Hope Star from Hope, Arkansas on June 24, 1943 · Page 3
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Hope Star from Hope, Arkansas · Page 3

Hope, Arkansas
Issue Date:
Thursday, June 24, 1943
Page 3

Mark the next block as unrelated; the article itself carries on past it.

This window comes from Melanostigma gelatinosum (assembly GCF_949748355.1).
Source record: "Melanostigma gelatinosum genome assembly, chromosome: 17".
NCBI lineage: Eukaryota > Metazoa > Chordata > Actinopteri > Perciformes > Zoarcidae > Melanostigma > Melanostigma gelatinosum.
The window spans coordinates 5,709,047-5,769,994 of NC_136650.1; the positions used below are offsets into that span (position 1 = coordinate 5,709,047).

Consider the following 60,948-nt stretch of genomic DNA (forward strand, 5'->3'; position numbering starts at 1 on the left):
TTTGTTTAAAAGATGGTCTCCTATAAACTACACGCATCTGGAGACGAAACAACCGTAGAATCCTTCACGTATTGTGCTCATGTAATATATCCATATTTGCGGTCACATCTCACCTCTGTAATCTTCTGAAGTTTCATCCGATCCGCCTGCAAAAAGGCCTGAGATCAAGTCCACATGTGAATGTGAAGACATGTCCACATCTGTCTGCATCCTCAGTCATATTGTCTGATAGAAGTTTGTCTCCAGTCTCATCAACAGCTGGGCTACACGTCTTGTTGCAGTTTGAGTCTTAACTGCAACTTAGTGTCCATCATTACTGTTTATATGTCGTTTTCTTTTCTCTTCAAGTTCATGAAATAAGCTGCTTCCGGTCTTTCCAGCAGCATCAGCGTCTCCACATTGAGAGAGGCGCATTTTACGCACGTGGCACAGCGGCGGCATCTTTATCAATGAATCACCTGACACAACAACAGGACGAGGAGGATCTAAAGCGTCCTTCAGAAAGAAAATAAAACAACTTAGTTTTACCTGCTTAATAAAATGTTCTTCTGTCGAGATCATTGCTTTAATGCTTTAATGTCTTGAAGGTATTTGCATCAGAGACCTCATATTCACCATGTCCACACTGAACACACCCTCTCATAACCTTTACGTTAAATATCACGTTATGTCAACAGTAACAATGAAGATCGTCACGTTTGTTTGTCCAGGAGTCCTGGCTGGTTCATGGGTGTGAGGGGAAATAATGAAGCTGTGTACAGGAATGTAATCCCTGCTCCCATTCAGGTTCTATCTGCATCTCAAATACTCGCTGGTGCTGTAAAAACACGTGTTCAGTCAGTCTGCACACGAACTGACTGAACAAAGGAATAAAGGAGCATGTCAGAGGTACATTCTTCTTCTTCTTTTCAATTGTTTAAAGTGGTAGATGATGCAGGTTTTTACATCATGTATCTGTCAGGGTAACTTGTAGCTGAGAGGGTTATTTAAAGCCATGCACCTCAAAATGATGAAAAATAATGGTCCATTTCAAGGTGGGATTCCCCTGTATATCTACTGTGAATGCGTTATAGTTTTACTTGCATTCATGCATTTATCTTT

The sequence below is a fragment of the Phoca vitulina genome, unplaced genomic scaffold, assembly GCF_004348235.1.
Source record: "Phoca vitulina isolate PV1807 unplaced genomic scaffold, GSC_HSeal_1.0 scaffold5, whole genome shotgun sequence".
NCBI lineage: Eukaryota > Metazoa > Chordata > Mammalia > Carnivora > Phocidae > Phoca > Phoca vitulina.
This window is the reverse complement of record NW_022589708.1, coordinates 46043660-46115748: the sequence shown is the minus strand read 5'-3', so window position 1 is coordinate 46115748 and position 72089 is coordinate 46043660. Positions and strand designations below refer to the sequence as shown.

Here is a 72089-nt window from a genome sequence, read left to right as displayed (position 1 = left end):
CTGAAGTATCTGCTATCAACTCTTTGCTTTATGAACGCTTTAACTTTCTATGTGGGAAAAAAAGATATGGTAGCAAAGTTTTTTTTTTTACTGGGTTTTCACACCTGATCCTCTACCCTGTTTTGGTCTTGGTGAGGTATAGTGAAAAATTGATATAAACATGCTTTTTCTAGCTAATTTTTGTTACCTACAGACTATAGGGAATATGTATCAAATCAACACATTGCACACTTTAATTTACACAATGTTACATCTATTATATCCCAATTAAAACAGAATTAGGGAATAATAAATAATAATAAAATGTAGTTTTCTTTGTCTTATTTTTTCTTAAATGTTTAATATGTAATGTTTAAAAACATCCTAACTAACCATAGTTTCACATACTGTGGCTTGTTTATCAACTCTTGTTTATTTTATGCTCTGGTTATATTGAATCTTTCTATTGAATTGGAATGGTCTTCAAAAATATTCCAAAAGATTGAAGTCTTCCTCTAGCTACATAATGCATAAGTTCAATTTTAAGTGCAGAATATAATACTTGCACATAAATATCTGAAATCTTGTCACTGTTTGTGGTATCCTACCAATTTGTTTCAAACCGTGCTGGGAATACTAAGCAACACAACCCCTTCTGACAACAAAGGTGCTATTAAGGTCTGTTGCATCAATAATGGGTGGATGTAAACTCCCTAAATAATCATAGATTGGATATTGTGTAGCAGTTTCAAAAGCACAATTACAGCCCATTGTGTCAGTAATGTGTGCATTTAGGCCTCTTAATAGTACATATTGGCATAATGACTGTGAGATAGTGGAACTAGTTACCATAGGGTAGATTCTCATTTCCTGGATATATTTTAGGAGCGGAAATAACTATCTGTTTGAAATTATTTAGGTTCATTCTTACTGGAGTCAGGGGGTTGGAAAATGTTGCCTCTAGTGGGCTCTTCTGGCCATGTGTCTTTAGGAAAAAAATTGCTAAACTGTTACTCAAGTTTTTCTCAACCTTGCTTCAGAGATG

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JThuriday, June 24, 1943 Social and P HOPE STAR, HOP!, ARKANSAS crsona i Daisy Dorothy Heard, Editor Phons 768 Between 8 *. m. and 4 p. m. ,15 Social Calendar Thursday, June 24th A meeting of Ihc American Legion Auxiliary will be held at the home of Mrs. J. A. Henry with Mrs. E. O. Wingficld, Mrs. Roy inrush and Mrs. C. M. Agcc, nsso- cialc hoslcsscs, 3 o'clock. All members arc urged lo be present for this meeting, which will be attended by the slate president, Miss Claudia Key. Carter-Reynolds The marriage of Miss Elaine Reynolds, daughter of Mr. and Mrs. T. J. Reynolds of Tuscaloosa, Alabama, formerly of Hope, to Dr. James Robert Carter, son of Mr. and Mrs. I. K. Carter of Litllc Rock, was solemnized at 4 o'clock Saturday afternoon, June 12, at Ihe Church of Christ in Little Rock with the Rev. E. R. Harper per- .forming the double ring ceremony. The altar was decorated with floor baskets of white glacloli and shasla daisies, placed against a background of palms. The tall can- dclebra held calhcdcral tapers, which were lighted by Miss Mary Nan Reynolds of Tuscaloosa, sister of the bride, and Miss Carolyn Carter, sister of, the groom. The traditional wedding music was furnished by a chorus of girls, directed by Mrs. Bailey Alllnder. Miss Anna Dell Reynolds, who was her sister's maid of honor, •wore a two-piece dross of dclfl blue wilh white accessories, and her shoulder corsage was of pink car• nations. I. K. Carter served his son as best man. The bride, who was given in marriage by her father, wore a street length dross of white juilliard .crepe. A softly gathered fold of the same material trimmed the rovers of the jacket and formed the collar. She wore a hand- crocheted straw hat with a halo ruffle. Her shoulder corsage was fashioned of sweetheart roses and white carnations. Mrs. Reynolds, mother of the bride, was dressed in a beige shadow crepe dress with white accessories and a corsage of pink carnations. The groom's mother was attired in a dress of blue crepe with white accessories and a corsage of carnations. A reception was hold immediately following Ihe wedding at the home of Ihc bride's aunt and uncle, Mr and Mrs. M. O. Branton, in Oak Forest. The serving lable in Ihe dining room was laid wilh an ivory cutwork cloth. The tiered wedding SKIN of PIMPLES ACNE TETTER ECZEMA RRITATIONS ftxternilly caused) Check Itching—Burning the nntlacptic—easy way with fiimoua Black and White Ointment. Promotes healing, lessens warring. Use only as directed. Cleanse daily with Black and White. Skin Soap. .1* ,'„» \> NEW SAENGER -NOW- Allan Ladd in 'Lucky Jordan' Friday and Saturday HENRY AIM iJIMMY ILYDON * "Henry Aldiich" and RIALTO Last Times Today George Sanders in I I/ 'Quiet Please, Murder' and Richard Travis in Truck B u s t e r s' Friday - Saturday cake was flunked by two crystal punch bowls. Miss Mary Nan Reynolds, Miss Carolyn Carter, Miss Dolly Lamberson ot Lilllc Rock, cousin of Ihc groom, and Miss Belly Sue Reynolds of El Dorado, cousin of the bride, assisted in serving. Dr. and Mrs. Curler left aflor the reception for a short trip to tin undisclosed destination. After July 1 they will be at home in Atlanla, Georgia, where Dr. Carter will serve his inlcrneship al Ihc Grudy Memorial hospital. Home Nursing Certificates Are Issued in the County This week women who have completed Red Cross sponsored Home Nursing courses will be awarded certificates. Mrs. M. S. Bonds, R. N., who inul.-ucle.l classes, will present ccrlitictili's lo 10 women of the Marlbrooit community and 10 women of the S\\ocl Home community. Under the direction ot Mrs. Eclythc Ratcliffc, R. N., 2,'i women of the Ptilmos vicinity have completed Ihc course and will receive diplomas. Coming and Going Cpl. Victor E. Cnlonico of Ihc Southwestern Proving Ground Medical detachment has returned from a trip to Liltlc Rock. Mrs. F. L. Ptulgitt left Wednesday for Baton Rouge, where she will be the sliest of her son, Likins Padgitl, and Mrs. Paclgill. Mr. and Mrs. H. C. Whitworth of Little Rock arc guests of Mrs. D. H. McLcmorc this week. Mrs. R. D. Haynos lias arrived from Monahans, Texas to visit relatives and friends. Mrs. Doyle Bailey, Miss Nellie Jean Bailey, Miss Velma Fiiye Harlsfield and Miss Ulda Smith motored to Littlu Rock yesterday. Mrs. M. S. Bates and Miss Ruby McKce have returned from Hoi Springs, where they were guests of Mr. and Mrs. S. 11. Allman. Mr. and Mrs. T. L. Conner of Los Angeles are visiting relatives and friends in Hope. Captain II. K. McHarg of Camp Lcc, Va., returned today after a visil wilh Mrs. McHarg and son. Cpl. Carol Murray of Monroe, La., is visiting Mrs. Murray this week. Miss Eula Dc;\n Caudle has re- turncd lo her home in Shrovcport after a visit wilh her parents, Mr. and Mrs. Milton Caudle. Mrs. Dexter Bailey Icfl Wednesday for Kansas Cily, Mo., lo resume her dulies with the Dcmpsey Construction Co. Among the out of town relatives, and friends attending Ihc funeral of Mrs. Virgil M. England were Pfc. Leonard R. England of Forl Hancock, New Jersey, Pfc. and Mrs. Tom England, Pfc. and Mrs. Lee England of Sheppard Field, Texas, Mr. and Mrs. John T. Cald- wcll. of Tcxarkana, Texas, Mrs. W. L. Cloud and Mr. and Mrs. C. W. Nelson of Dallas, Texas, Mrs. W. P. Cochran and daughter, Mary Elizabeth of Antlers, Oklahoma, Mr. and Mrs. N. E. Simmons and daughter, Elizabeth of Rosodalc, Miss., Mr. and Mrs. Loy D. England and son Shelby of Magnolia, Mr. and Mrs. Carl Mitchell and Mr. and Mrs. Lawrence Mitchell of Prcscott, and Mr. and Mrs. Leon Garrcll of Blcvins. Army Dream Girl Joins the Navy Baton House, La. (If}— Men of the 85th bombing group at nearby Harding Field Army air base have court martialcd Iheir blonde and beautiful "sweetheart" because she married a Navy ensign. Their dream girl, Phyllis Beadle of Glondalc, Calif., had been elected despite Ihc distance prevailing between Ihc wcsl coast and Louisiana. And if il hadn'l been for the society column of a California paper the Harding Field bunch FOR MINOR BURNS CUTS \ MOROLINE i^\ PETROLEUM JELLY © DON'T FOLLOW YOUR NOSE Use The Classified . . . It's Direct If you've lost something, don't hire a bloodhound to find it. . . Use the efficient, direct Hope Star classified section. Ads cost very little , . . returns are high. HOPE STAR Lemon Rinse Gives Hair an Ultra Lustrous Look and Soft Texture TAT OGDEN: keeps her hair bright. BY ALICIA HART NEA Staff Writer It lakes a little elbow grease to keep your hair beautiful even when you're blessed with naturally shinning locks and a normal, healthy scalp. Pal Ogdcn, glamorous, Honolulu- born blond who is tops among Manhattan models, recommends brushing your hair for five minutes every single night, and using a lemon rinse for thai ultra lustrous look. "Some pcaplc think a lemon rinse is drying," Pat observes. "but I find that It keeps my hair sofl and bright. I simply squeeze two lemons, strain the juice, mix it into a pitcher of water, and use Ihis as the third rinse after a. washing with any liquid shampoo." A rinse with plain waler follows Ihc lemon rinse. Girls whose scalps are naturally very dry might try an oil shampoo combined with the lemon rinse. Warm vegelable oil, for example peanut oil, should be rubbed on the scalp and kept on a few hours or overnight, before the locks arc washed throughly. Group Favors Bill to Create 'Food Czar' Washington, June 24 (/P)— Reflecting congressional dissatisfaction over home front war opera- lions, the House agriculture committee today approved a bill to create a "food czar" with com- plcle control over wartime food production, distribution, pricing and rationing. Chairman Fulmcr (D-SC) said the measure, frowned upon by President R o s s e v e 1 t, would "create a czar for foods similar to the czars now handling the War Production Board (WPB) rubber and oil." The sweeping legislation, if it becomes law, would take from the Office of Price Administration (OPA) all food rationing and pricing powers and out them under the war food administrator, Chester C. Davis. Approval of the bill, which is sponsored by Fulmcr, was by an 18 lo 8 committee vote, with all 12 Republican members and six Democrats supporting it. Eight Democrats opposed. Such an all-powerful food administrator had been suggested by the Republican Congressional Food Study committee. might never have known of Phyllis' marriage. A local comiTu'tteo is now making preparations for selection of another .sweetheart. The boys say Ihc new one will be a Baton Rouge fiirl and that if she sees them often enough, "she won't have time to get mixed up with the Navy. Deaths Last Night By The Associated Press Mrs. W. B. Meloney Pawling, N. Y., (/I 5 )— Mrs. William Brown Mcloncy, editorial director of "This Week," Sunday magazine of the New York Herald Tribune and considered one of Ihc nation's leading women's cdilors died lasl night. Sir Edgar Bowring London, —(/P)— Sir Edgar Bowr ing, 84, twice high commissioner of Newfoundland and knighted in 1915 for his work in organizing the Newfoundland war effort, died last night. Dr. Jean B. Beck Philadelphia — (/P) — Dr. Jean Bapliste Beck, 61, medieval music authority and professor of research in romance languages at the University of Pennsylvania, died last night. Maurice Chevillard Bern, Switzrland —(/P)— Maurice Chevillard, 56, reported to be the first aviator successfully to do aer- ialac rob'atics, credited with doing who firsl loop in 1911, died lasl night. Rear Adm. N. E. Nichols San Diego, Calif. —(/P)— Rear Adm. Neil Ernest Nichols, 63, for mer chief of the naval reserve div ision of the Navy Department died last night. Prof, John E. Mills New London, Conn. —(/P)— Prof. John Edwin Wells, 68, authorily on medieval lilerature and formerly on the faculty of Connecticut, Hiram and Bcloit colleges, died last night. Roily Payne Clearwater, Fla. (/P) Roily (Grandpa) Payne, 109, a Negro 15,000 Tons Bombs Strike Nazi Industry By JAMES F. KING London, June 24 (/P)— A deadly :argo of more than 15,000 tons of oombs has been unloaded on Germany in the past month by giant British bombers two thirds of which have fallen on industrial centers in the Ruhr valley where the Nazis themselves admit "incredible" devastation. According to British figures, 10,000 tnos of explosives rained ruin in the period from May 22 to June 22 on seven arms centers in that area — Dortmund, Essen, Wupperlal, Bochum, Obcrhausen, Krcfeld and Muclheim. Joining the RAF in this German- described "Battle of the Ruhr," American four - cngincd bombers struck the synthetic rubber plant at Huls June 22 in their "first venture into the highly industrialized valley, of which Propaganda Minister Paul Joseph Gcobbels once said: "The destiny of the Ruhr is the destiny ol Germany itself." The valley already has become the most bomb - battered area in the world and the British say there is more still to come in the steadily mounting Allied air offensive against all Axis - dominated Europe. The Ruhr, which has 54 per cent of the hard coal of Axis eruote, 37 per cent of the pig iron, 34 per cent of steel ingots and castings, still remains, in the words of one high British official, "the world's best target." "You can't pick up a coal mine and carry it away," he declared. "And Germany's transportation is strained already to such an extent that moving plants would seriously impede production." Only three Ruhr towns of any c o n s c q ucncc — Gelscnkirchcn, Hanbornand Hcrne — have not felt a blow by a major RAF force, one big enough in the air ministry's own words to wipe out a city of 200,000 population in one night. Industrial production in the Ruhr was said on June 9 to have fallen about 35 per cent under 1942. Yanks Abroad Get Another Language London. — (/P)— Another straw in the pre-invasion breezes in this theater is the organization of scores of classes in French, German and other European languages for American soldiers. Although courses in Spanish, Italian, Portuguese, Polish and Russian are available special stress is being laid on French and German so that as many men as possible in each combat unit can have a working knowledge of these Uvo languages. The phonograph system of instruction is being used in the program which is under the direction of Captain Clarence Linton of New York and Captain Daniel S. Shank of Cincinnati. Captain Linton is on leace of absence from Columbia University Teachers' College where he was director of personnel. Captain Shank was assistant dean of the University of Cincinnati Teach crs' College. Not until late in the 19th century did soap come into common use. servant to President Lincoln in the White House, died last night WOMEN WON'T TALK BY RENE RYERSON MART COPYRIGHT, 1943. NEA SERVICE. INC.' ACCUSED CHAPTER XX "T DON'T know who look the gun, or when," I said wearily. "I only know it's gone." Mattison looked from me to Kathy and then to the gun in his hand. "We might try tracing this gun ourselves before wo turn it ovei to the police," he said slowly "Mrs. Kraik, if you'll tell me whore you bought it?" Walter answered. "I got it foi Mother. Bought it at a hardware store in Middlelon." "We can phone there, then, and get the serial number." Matlison spoke briskly. Kathy's voice was like a whip. "No! The girl on the village switchboard hoars everything. Let's take the gun into Middleton and check it. I'll drive you." I couldn't just wait around the house while Ihey were gone. I wont upstairs and changed into slacks and an old sweater and a pair of low-hcclcd oxfords and went out to work in the rose garden. A half hour later tho sun glinted on a windshield in the drive, and Kathy's yellow roadster swung inlo view. She saw me among the roses, slid the car to a stop, said something to Maltison, and came over lo me. Her face was pretty terrible, and her eyes swollen and red from crying. Well, I had known all along that it must bo my gun. "Gram," her voice was under fair control, considering Ihe way she looked, "come for a ride with us. Clint wants to talk to you." It was June and the countryside was lush. Wild roses clustered along the fences, and while-faced lield daisies starred the pastures. Mattison tamped down his vile- smelling pipe, cupped a match in his two hands and lit it. Then he said without looking at me, "It was your gun, Mrs. Kraik." As if that were news to me! Kathy slowed the car to a snail's pate and looked 01 me sidewise. Her voice was as thick with tears as her eyes. "Gram, won't you tell us about it. You can trust Clint. He's with us. We want to help you—and we can't unless we know everything." "Know what?" I said tartly. Mattison took up the task. "Know just why—and how you killed Derek Grady." * * * ]VfY mouth hung open for a moment. "You —you think I killed Derek Grady?" Mattison was patient. "Well, in the first place, your gun has had one bullet fired from it. Kathy says she never knew until today that there was a gun in the house, so it's pretly safe to assume that your daughter-in-law didn't know it either. That leaves you as the most likely person to have used it. "Then there's the matter of the sleeping tablets. You admit giving your housekeeper two of the tablets, but you broke the glass that had contained the medicine that morning. I thought it was merely an accident when I told the police about it. Now—I don't believe it was accidental. You were deliberately trying to destroy evidence against yourself." I glared at him. So it had been dear little Clint Mattison who had told Deputy Shaw about me knocking the glass off the stand and then stepping on it. I might have known. "And then—" ho looked rather sheepish. "I happened to see you through the window of my cottage a couple of days ago, when you were waiting for me. I'm human with a natural amount of curiosity, so after you left I looked to see what you had hidden in the mantel niche. At first I though! you'd hidden that stuff there to try and frame me, but now—I know you were just trying to protect Kathy. If the money and the ring had been found on Grady's body, she'd have been implicated." "This is illuminating," I said bitterly. Mattison shifted uncomfortably bis seat. "I'm not passing judgment on you, Mrs. Kraik. You found out that Grady was blackmailing your granddaughter and you killed him to protect her." * * * mind was beginning lo function again. "And just when am I supposed to have done all this murdering, young man?" Kalherine gave me a look of pure misery. "We know about that, too, Gram—Imogene told me last night. After that chief deputy wormed it out of her she thought she'd better tell one of us so we could figure out what was best to do. You remember Imogene was present, Gram, when the deputy first questioned us. She heard you and Connie tell him that you two were together at lunch when Derek was supposed to have been shot. But she knows that you weren't together all of that time. Connie came into the breakfast room with some instructions about Judy's food and sat down and fed the baby herself. Imogene says Connie must have been in there with her and the children for six or seven minutes," This was too much. "Stop the car!" I commanded. Kathy obeyed out of sheer surprise, I suppose, and the next moment I had fiun open the door next to me and stepped down into the road. "Thanks so much for the ride," I said icily. "I'll walk back." It was dusk when I trudged into the house. It had been a long walk and, with every step, my resentment against Clint Mattison had grown. It was his ingratitude lhat hurt most, for wasn't I the one who had invited him to do a little amateur sleuthing, never dreaming that he would fasten upon me as Suspect Number One? And, thinking about him, it had suddenly dawned upon me how very little we knew about him. He said he was a writer, but what if he wasn't? He looked more like a gangster. .(To Re CoaUftue4A PAGE THRU (Continued From Page One) ither fires in and near Olbia, it was announced. The destroyed enemy tanker was medium sized vessel. It was caught by a Bcaufighler attack on small convoy north of Sicily. The seaplane base and port installations at Olbia were primary argots of the Wellingtons, which Spilling from the doorway ol their plane, allied paratroops rehearse for invasion somewhere In the Middle East. FALSE TEETH That Loosen Need Not Embarass Many wearers of false teeth have suffered real embarrassment because their plate dropped, slipped or wabbled at just the wrong time. Do not live in fear of this happening ,o you. Just sprinkle a little FAS- TEETH, the alkaline (non-acid) powder, on your plates. Holds false celh more firmly, so they feel riorc comfortable. Does not sour, -hecks "plate odor" (denture breath). Get FASTEETH at any drug store. Farmers Urged to Harvest, Sell Seed Hcmpstead county farmers were urged today by Earl N. Martindale, Chairman of the County Triplc-A committee, to harvest and sell as much seed as possible fro mthe paslure and winter legume crops grown on their farms this year. The War Food Administration recently announced a purchase program for eight additional lypes ol paslure and winter legume seeds, in an effort to make available sufficient quantities of seed lo mcel wartime demands for increased acreages of forage crops. Lespedeza, bur clover, white dutch, vetch and Austrian winter peas and alfalfa which are among the varieties included in the WFA's 1943 seed purchase program are grown throughout hte county. Mr. Martindale said farmers harvesting seed from the pasture and legume crops grown on their farms will be well paid for their efforts since the Commodity Credit Cor poralion is authorized to pay from five to 65 cents a pound for the seed, depending upon the type anc grade offered for sale. In this connection, Mr. Martin dale warned that seed must mee certain germination standards, and must be free from noxious weeds and other foreign matter, in orde: to be eligible for purchase. Full information concerning thi types of seed most desired, price; for each grade and type, and othe: factors concerning the purchase o the seed by the government, may be obtained from Ihe Hempstead county Triple-A office. Food Subsidies Reviewed by Farm Bureau Reasons for continued oppositioi by the American Farm Bureat Federation lo government food sub sidies have been reviewed by ; member of the board of :i;-.-ect.ir, of the Hempstead County Fam Bureau in a statement submittec to the Hope Star today. "The use of subsidies in lieu o of fair prices at the market to con sumers at a lime when national in come is at record levels is highlj inflationary, first, because it in creases the amounl of excess con sumer purchasing power which can nol be expended for goods, and second, because il adds still fur- Iher to the public debt which mus be financed by greater bond is sues," Monroe Kent of Patmos said. "Such policies," he added, "mere ly subslitute debt inflation for price inflation and of Ihc Iwo, debt in flation is more dangerous." Parity for agriculture is Ihe do clared policy and goal of the gov ernmenl, and has been since 1933 he said, in asking Ihe queslion "i industrial consumers at a time when their purchasing power is the greatest of any nation in the history of the world are not willing to pay fair prices at the market when will they ever be willing to do so?" The present program'to roll back prices for the benefit of only one group and finance subsidies by in creasing the public debt, he said comes at a lime when: 1. Farmers, who have nol struck slaged slowdowns, or been guilty ot absenleeism, are working 70 lo !jf, hours a week, under every i.-on- ceivable handicap, in an effort to feed the world. 2. The average non-farm family is paying a lower percentage of its income for food than at any other time in Ihe pasl 30 years (22 per- cenl now as compared lo 38 percenl at the peak of the lasl World War.) 3. The average industrial worker has more money to spend for food alone each week than his total weekly income in 1929, regarded as a year of; great prosperity. 4. Hourly wage scales are nearly Iwo and one-half limes greater than the peak hourly rales of World War No. 1. 5. Farm prices arc 10 percent lower than those which prevailed during the last war. 6. Farm income has increased by only one billion dollars over '.he peak figure of the last war, while non-farm income has increased more than 55 billion dollars 7. American farmers constitute more than 22 percent of the Naion's population, yet receive less han 10 percent of the national income. Sardinia flew 1 through clouds over the Medlt* leranean, but found clear skies over the target. Observers said many bombs were seen to explode on the sea* plane base, and on the South Edge of the landing ground as well &3 along the harbor mole and among military buildings. The raiders did not encounter enemy night fighters arid they said ground fire was slight. NOW SHE SHOPS CASHANDCARRr • Without Painful Backache ' Many sufferers relieve nagging backache quickly, once they discover that the real cause of their trouble may be tired kidneys. The kidneys are Nature's chief way of taking the excess acids and waste out of the blood. They help most people pass about 3 pints a day. When disorder of kidney function permits) poisonous matter to remain in your blood, it pay cause nagging backache, rheumatic pains, leg pains, loss of pep and energy, getting up nights, swelling, jiuffiness under the eyes, headaches and dizziness. Frequent or scanty passages with smarting and burning sometimes shows there is something wrong with your kidneys or bladder, h Don't wail! Ask your druggist for Doan'* Pills, used successfully by millions for over 40 years. They give happy relief and will help the 15 miles of kidney tubes flush out poisonous waste from your blood. Get Doan • Fill*. \vaven RIG. US. PAT Off 1/otir Real "SECOND FRONT" WEAR-RESISTANCE little short of MARVELOUS HOPE'S FINEST DEPARTMENT STORE Chas. A ANIMAL CARE DEPARTMENT Just because there is a great shortage of veter^ inarians due to the war don't neglect your farm animals!. We have come to your rescue by installing a complete stock of animal vaccines and medicines, syringes, and needles. The syringes and needles are for sale ... or will be loaned on a reasonable deposit. The following vaccines are available — Blackleg Hog Cholera Fleming's No. 1 &5 Rabies Fleming's Hornstop Scours Hemorrhagic Septicemia Crescent Drug Store Phone 600